Political scientist and extremism expert Michael Barkun asserts that conspiracy theories can be defined by three key principles: First, that nothing happens by accident; second, that nothing is as it seems; and third, that everything is connected. A corollary is that conspiracy theories morph to accommodate whatever evidence would seem to contradict them, so they can never be fully dispelled.
In his eerie and astute second graphic novel, “Sabrina,” Nick Drnaso delivers a vivid panorama of the muddled minds and misanthropic deeds of those who choose to fall under a conspiracy theory’s thrall. As is the case in real life, most of the conspiracy faithful are men. But the title character is a smart and sweet, if slightly directionless, 27-year-old Chicago woman.
In the opening pages, we see her house-sitting for her parents, being kind to the family cat and talking to her sister, Sandra, who suggests, as they do a crossword, “Hey, you know stuff! You should just go on a game show and win a pile of money.” Just as we feel ourselves getting attached, she vanishes, leaving her live-in boyfriend, Teddy, and her family bewildered and grieving.
At first, the narrative seems as though it’s going to be a mystery, and that the reader will spend the rest of the book watching the characters try to solve the conundrum of Sabrina’s disappearance.
Instead, we find out early on what happened, and the novel is much richer for Drnaso’s decision to focus not on the question of whodunit but why. Sabrina's horrific and nauseating fate is soon revealed not only to her loved ones, but to the broader public, which learns that the man responsible for her disappearance “was active on various message boards ranging from body-building and men’s rights to theoretical physics and organic farming. Apparently, he was banned from several online groups for dominating the discussions with long, vitriolic rants.”
From there, Drnaso is able to interweave a web of storylines that explore with painful realism and poignant emotion the phenomena of paranoia, privacy and mourning, as well as the false comfort, in the face of unutterable confusion, of having a grand theory.
Sabrina’s boyfriend, Teddy, moves west to stay with his childhood friend Calvin Wrobel, a serviceman working night shifts on an Air Force base in Colorado. For all his compassion, Calvin has huge blind spots, possessing a stockpile of firearms “to protect my family,” nevermind that his wife moved to Florida with their 4-year-old daughter months ago, tired of being ignored by him.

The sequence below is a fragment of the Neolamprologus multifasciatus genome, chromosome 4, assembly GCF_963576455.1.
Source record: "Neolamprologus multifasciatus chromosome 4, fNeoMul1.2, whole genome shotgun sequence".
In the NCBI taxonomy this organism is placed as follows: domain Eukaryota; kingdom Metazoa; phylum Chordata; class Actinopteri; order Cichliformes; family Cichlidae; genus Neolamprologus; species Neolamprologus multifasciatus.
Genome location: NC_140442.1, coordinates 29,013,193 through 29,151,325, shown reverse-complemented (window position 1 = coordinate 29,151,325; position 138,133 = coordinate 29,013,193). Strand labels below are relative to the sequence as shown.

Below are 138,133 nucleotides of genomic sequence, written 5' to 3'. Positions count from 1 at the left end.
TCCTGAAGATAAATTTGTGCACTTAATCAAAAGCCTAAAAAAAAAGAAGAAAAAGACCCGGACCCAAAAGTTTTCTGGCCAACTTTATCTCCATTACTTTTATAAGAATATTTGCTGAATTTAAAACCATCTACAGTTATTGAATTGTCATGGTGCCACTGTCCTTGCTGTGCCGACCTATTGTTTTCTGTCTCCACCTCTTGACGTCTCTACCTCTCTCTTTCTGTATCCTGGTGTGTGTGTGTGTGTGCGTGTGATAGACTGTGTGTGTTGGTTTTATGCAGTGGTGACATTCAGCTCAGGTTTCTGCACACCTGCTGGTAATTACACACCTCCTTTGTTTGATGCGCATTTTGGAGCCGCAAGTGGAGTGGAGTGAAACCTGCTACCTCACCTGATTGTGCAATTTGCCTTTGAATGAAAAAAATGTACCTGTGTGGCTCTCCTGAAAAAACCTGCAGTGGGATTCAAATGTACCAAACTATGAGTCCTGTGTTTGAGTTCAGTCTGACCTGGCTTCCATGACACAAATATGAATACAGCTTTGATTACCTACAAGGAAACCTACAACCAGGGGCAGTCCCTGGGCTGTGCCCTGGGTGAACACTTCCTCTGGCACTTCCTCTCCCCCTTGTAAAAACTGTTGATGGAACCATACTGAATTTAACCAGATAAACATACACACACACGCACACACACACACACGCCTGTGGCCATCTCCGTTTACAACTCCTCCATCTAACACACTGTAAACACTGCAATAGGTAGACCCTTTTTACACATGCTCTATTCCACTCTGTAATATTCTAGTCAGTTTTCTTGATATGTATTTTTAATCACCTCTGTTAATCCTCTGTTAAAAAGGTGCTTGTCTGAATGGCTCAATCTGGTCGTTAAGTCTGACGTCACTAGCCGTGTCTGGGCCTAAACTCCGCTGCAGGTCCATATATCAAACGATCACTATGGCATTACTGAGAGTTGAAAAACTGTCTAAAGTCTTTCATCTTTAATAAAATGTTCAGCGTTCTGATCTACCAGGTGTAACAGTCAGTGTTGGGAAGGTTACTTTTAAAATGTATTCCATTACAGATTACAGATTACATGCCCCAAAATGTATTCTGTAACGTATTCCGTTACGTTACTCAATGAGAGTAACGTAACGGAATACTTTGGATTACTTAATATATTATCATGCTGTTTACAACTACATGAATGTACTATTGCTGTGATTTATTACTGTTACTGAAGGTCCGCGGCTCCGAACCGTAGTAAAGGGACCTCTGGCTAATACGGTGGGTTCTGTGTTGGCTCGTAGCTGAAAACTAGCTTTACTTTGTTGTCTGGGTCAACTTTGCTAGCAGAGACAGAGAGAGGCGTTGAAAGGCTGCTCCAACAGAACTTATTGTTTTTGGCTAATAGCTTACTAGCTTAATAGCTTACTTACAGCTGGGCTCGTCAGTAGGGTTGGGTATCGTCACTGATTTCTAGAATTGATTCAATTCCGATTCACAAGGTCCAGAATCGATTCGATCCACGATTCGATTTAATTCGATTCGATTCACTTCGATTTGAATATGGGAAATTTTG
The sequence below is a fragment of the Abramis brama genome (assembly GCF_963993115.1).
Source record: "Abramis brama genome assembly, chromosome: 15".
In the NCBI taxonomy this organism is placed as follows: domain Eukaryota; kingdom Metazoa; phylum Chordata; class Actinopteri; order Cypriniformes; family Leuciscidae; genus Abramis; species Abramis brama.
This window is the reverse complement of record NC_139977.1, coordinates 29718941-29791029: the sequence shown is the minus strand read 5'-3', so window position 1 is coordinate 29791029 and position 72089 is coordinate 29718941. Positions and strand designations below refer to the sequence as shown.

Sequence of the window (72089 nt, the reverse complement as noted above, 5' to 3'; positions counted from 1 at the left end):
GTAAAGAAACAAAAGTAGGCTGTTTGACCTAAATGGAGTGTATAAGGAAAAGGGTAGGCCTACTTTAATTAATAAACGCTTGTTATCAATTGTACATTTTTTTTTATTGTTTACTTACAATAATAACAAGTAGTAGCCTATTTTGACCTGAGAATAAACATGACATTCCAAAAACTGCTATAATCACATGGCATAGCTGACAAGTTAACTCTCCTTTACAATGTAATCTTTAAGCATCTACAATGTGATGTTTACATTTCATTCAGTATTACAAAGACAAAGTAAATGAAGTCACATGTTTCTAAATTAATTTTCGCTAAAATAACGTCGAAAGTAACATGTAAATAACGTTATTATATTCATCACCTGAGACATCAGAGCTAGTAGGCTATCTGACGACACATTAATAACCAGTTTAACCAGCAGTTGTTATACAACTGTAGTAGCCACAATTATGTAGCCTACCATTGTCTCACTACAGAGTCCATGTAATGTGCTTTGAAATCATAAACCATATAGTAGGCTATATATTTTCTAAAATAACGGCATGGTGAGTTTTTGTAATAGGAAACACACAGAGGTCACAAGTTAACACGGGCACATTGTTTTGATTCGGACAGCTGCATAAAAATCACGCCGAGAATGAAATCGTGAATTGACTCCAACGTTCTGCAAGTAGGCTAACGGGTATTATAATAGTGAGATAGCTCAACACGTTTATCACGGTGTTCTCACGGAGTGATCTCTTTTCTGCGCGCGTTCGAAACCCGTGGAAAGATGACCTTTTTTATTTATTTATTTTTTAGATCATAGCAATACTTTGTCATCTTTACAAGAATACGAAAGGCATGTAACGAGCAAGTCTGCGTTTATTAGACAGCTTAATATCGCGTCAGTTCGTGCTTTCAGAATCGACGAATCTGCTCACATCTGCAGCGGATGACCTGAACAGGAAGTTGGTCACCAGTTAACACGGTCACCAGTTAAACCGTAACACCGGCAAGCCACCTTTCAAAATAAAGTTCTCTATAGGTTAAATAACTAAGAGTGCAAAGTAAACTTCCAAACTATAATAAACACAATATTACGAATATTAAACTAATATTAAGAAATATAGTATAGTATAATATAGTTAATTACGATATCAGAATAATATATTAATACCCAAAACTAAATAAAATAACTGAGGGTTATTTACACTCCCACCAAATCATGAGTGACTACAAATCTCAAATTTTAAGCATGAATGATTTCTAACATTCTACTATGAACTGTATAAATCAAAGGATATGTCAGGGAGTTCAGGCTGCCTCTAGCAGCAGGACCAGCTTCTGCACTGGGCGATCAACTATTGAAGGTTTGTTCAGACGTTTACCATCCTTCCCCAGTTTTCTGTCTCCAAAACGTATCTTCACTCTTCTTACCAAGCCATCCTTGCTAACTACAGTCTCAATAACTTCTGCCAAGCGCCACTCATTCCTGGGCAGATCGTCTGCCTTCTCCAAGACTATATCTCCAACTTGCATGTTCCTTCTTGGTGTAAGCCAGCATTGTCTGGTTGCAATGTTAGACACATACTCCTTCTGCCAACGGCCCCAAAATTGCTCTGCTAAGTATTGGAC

Meanwhile, Teddy, depressed and alone, teeters on the brink of falling under the spell of Albert Douglas, one of the same sources of hate and fear who motivated Sabrina’s abductor, a radio host “who has built a sizeable audience by routinely predicting an imminent apocalypse and claiming that most acts of terrorism are staged by the government as a means to strip the American people of their freedom.”
Both Sandra and Calvin begin to receive threats from conspiracy website followers accusing them of covering up the truth of what really happened to Sabrina. With a perfectly balanced blend of words and images, Drnaso illuminates the detestable egocentrism of far-right talk show hosts and the tiresome and terrifying bombast of online community members who go by such handles as “A Warrior for Truth.”
Drnaso presents most of the male characters as isolated by screens, experiencing everything by way of mediation and digital distancing, from Calvin’s co-workers who bond over video game sessions to Calvin himself, FaceTiming carelessly with his faraway kid.
Born in Palos Hills, Drnaso lives in Chicago, where he works as a cartoonist and illustrator. His 2016 debut, “Beverly,” won the Los Angeles Times Book Prize for Best Graphic Novel, and in “Sabrina,” he continues his pithy and haunting work.
Drnaso’s simple, rigid drawings capture the bleak blankness of much contemporary life, anomie hovering over almost every interaction, both real and virtual. His muffled colors build the texture of a world bombarded with distraction yet void of connection, and his careful use of boxes and frames conveys the stunning lack of freedom the supposedly free space of the internet constructs, a dim and inert prison of both the body and the spirit.
The word conspiracy derives from the Latin con, meaning “with,” and spirare, meaning “to breathe.” Drnaso’s book leaves the audience holding its breath, hoping his flawed but sympathetic characters will find their way from lies to truth.